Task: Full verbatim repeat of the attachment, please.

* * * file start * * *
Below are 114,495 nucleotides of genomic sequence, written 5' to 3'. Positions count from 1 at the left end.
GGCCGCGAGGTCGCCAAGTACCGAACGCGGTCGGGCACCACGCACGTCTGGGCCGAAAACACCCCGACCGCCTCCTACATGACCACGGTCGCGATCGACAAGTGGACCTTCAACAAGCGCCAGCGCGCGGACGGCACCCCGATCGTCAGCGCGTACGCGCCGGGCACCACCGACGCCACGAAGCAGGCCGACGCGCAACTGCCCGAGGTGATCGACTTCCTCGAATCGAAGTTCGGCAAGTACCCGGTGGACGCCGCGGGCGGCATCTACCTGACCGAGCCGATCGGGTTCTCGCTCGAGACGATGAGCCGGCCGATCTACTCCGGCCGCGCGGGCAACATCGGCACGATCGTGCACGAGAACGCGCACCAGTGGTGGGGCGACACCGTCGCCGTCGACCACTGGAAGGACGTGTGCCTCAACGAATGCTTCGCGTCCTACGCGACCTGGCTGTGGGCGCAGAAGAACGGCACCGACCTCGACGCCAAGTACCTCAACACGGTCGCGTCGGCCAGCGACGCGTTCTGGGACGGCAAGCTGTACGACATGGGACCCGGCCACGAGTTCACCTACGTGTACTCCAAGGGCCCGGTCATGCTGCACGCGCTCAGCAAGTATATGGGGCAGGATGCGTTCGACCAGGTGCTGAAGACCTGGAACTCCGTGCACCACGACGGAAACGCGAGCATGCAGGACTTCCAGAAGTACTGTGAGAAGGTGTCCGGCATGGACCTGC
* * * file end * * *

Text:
Below are 114,495 nucleotides of genomic sequence, written 5' to 3'. Positions count from 1 at the left end.
GGCCGCGAGGTCGCCAAGTACCGAACGCGGTCGGGCACCACGCACGTCTGGGCCGAAAACACCCCGACCGCCTCCTACATGACCACGGTCGCGATCGACAAGTGGACCTTCAACAAGCGCCAGCGCGCGGACGGCACCCCGATCGTCAGCGCGTACGCGCCGGGCACCACCGACGCCACGAAGCAGGCCGACGCGCAACTGCCCGAGGTGATCGACTTCCTCGAATCGAAGTTCGGCAAGTACCCGGTGGACGCCGCGGGCGGCATCTACCTGACCGAGCCGATCGGGTTCTCGCTCGAGACGATGAGCCGGCCGATCTACTCCGGCCGCGCGGGCAACATCGGCACGATCGTGCACGAGAACGCGCACCAGTGGTGGGGCGACACCGTCGCCGTCGACCACTGGAAGGACGTGTGCCTCAACGAATGCTTCGCGTCCTACGCGACCTGGCTGTGGGCGCAGAAGAACGGCACCGACCTCGACGCCAAGTACCTCAACACGGTCGCGTCGGCCAGCGACGCGTTCTGGGACGGCAAGCTGTACGACATGGGACCCGGCCACGAGTTCACCTACGTGTACTCCAAGGGCCCGGTCATGCTGCACGCGCTCAGCAAGTATATGGGGCAGGATGCGTTCGACCAGGTGCTGAAGACCTGGAACTCCGTGCACCACGACGGAAACGCGAGCATGCAGGACTTCCAGAAGTACTGTGAGAAGGTGTCCGGCATGGACCTGC